Agency: European Commission | Branch: FP7 | Program: CSA-CA | Phase: KBBE.2013.3.5-02 | Award Amount: 1.21M | Year: 2013
The objective of the PreSto GMO ERA-Net project is to clearly map out the steps needed to create and successfully implement an ERA-Net that will coordinate transnational research on the effects of genetically modified organisms (GMOs) in the areas of human and animal health, the environment, and techno- economics and societies. The focus of the ERA-Net will be on GMOs intentionally released into the environment and/or used immediately in feed and food applications. PreSto GMO ERA-Net brings together ministries, agencies, and funding bodies from different Members States and the scientific community to jointly prepare a strategic plan and roadmap for the implementation of the ERA-Net. In addition, the ERA-Net will explicitly take into account the wider views of a diversity of stakeholders and end-users (e.g. non-governmental organisations, industry, farmers). This is intended to strengthen ownership of the ERA-Net among stakeholders in order to encourage participation of different scientific communities in the future joint transnational calls, to enhance collaboration between actors and to increase the accountability of research trajectories and outcomes. The results of the project will form the basis for a robust ERA-Net proposal. In achieving this the project work will (1) promote the accessibility of existing scientific information to interested stakeholders and end-users, (2) lead to the harmonisation of research requirements and capacity building within Europe, (3) complement international developments, (4) contribute to a more efficient use of research funds internationally and (5) identify how strategic collaboration can be used to respond to these future research and training needs through enhancement of durable partnerships.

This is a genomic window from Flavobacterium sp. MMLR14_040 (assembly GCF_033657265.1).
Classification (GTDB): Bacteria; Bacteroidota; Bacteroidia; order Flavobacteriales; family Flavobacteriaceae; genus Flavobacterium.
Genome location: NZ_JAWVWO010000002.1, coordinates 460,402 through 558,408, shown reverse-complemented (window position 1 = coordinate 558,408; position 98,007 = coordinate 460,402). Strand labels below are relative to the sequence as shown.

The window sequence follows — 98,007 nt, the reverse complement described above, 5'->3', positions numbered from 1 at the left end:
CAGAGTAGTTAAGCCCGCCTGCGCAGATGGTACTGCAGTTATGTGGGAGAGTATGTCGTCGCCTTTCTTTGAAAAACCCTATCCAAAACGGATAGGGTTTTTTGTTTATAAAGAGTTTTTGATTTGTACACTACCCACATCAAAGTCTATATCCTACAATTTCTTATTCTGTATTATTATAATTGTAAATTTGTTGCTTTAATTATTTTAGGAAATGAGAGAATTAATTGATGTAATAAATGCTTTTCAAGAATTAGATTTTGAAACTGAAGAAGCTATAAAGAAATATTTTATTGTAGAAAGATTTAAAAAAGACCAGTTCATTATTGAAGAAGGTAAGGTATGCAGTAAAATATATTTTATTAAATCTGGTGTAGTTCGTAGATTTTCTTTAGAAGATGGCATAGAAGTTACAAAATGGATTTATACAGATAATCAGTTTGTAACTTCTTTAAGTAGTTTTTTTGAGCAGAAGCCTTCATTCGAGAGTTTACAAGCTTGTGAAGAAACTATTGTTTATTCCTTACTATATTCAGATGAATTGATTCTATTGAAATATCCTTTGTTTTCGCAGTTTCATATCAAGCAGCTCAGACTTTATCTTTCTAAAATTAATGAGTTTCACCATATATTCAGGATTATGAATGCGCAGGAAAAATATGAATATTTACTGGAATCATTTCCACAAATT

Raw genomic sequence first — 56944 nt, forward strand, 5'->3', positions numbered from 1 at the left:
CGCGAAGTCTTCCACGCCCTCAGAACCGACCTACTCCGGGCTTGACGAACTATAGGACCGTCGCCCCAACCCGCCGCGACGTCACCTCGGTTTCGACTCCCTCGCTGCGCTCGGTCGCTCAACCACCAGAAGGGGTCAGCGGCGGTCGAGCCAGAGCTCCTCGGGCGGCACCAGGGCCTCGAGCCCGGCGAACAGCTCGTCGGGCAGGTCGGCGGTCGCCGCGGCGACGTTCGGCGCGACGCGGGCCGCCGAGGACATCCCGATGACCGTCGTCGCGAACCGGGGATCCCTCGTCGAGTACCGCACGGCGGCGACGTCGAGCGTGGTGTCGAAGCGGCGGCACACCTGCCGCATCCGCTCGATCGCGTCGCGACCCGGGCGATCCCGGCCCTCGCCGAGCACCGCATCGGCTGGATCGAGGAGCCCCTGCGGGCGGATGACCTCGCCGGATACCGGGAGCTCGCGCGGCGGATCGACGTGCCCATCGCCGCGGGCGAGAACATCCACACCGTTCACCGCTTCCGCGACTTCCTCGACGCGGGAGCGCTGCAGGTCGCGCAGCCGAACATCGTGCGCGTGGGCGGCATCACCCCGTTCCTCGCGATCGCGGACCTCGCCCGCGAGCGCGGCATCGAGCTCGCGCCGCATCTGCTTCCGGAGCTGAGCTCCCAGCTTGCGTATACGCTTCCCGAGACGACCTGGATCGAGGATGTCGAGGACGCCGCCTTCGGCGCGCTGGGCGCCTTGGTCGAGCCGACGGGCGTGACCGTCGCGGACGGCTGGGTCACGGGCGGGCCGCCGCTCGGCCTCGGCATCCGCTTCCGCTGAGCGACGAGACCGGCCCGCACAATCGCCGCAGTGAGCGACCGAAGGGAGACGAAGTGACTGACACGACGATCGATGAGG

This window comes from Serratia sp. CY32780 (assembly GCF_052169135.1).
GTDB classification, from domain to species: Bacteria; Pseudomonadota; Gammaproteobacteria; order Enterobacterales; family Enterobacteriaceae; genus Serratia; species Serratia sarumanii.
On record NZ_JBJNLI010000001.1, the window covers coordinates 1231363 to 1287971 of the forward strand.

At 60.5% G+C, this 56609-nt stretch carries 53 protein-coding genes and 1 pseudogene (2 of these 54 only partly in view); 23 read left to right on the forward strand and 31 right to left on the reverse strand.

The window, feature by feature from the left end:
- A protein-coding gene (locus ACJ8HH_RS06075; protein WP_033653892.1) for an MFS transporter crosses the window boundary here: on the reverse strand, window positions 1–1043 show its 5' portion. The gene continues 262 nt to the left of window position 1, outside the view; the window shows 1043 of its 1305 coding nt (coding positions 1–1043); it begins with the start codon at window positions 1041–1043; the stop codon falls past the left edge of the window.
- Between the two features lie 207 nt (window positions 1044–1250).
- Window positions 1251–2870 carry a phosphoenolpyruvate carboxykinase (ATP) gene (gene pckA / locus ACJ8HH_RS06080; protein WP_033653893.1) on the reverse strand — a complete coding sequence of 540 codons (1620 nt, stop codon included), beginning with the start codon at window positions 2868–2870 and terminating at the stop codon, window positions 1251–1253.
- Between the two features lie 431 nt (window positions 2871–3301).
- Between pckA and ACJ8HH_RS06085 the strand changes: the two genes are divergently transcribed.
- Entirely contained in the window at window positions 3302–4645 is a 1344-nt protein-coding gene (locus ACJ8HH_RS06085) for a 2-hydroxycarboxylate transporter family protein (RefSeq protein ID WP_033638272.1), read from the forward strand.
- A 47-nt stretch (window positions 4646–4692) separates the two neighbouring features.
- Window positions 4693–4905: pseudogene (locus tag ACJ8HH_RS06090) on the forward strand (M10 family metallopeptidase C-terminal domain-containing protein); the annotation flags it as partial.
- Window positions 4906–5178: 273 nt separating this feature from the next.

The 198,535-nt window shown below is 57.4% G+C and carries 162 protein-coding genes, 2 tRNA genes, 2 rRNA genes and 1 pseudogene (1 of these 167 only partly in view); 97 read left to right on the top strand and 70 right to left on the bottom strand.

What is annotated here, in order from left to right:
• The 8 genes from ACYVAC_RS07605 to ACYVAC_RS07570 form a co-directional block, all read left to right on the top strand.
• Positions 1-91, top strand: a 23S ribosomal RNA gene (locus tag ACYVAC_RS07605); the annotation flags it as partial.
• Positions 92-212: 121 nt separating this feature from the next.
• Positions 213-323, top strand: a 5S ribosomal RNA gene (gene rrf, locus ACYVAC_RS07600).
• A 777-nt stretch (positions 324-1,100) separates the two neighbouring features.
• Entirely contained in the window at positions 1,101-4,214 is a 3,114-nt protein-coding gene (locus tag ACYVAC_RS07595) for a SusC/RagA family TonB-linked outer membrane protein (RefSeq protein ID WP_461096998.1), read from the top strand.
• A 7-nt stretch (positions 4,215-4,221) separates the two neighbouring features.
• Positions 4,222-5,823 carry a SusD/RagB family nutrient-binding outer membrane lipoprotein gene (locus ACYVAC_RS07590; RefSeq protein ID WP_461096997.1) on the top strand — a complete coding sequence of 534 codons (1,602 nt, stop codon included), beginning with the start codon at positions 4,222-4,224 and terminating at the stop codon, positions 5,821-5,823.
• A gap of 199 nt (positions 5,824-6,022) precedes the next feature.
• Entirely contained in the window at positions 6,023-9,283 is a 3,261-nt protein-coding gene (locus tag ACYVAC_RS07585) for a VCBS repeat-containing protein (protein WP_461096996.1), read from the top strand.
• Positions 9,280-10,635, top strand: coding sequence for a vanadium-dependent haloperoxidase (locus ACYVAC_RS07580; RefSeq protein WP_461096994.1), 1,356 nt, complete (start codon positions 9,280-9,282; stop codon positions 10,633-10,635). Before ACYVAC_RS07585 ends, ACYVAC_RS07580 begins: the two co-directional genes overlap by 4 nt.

Agency: European Commission | Branch: FP7 | Program: CP-TP | Phase: KBBE.2013.1.3-05 | Award Amount: 11.61M | Year: 2013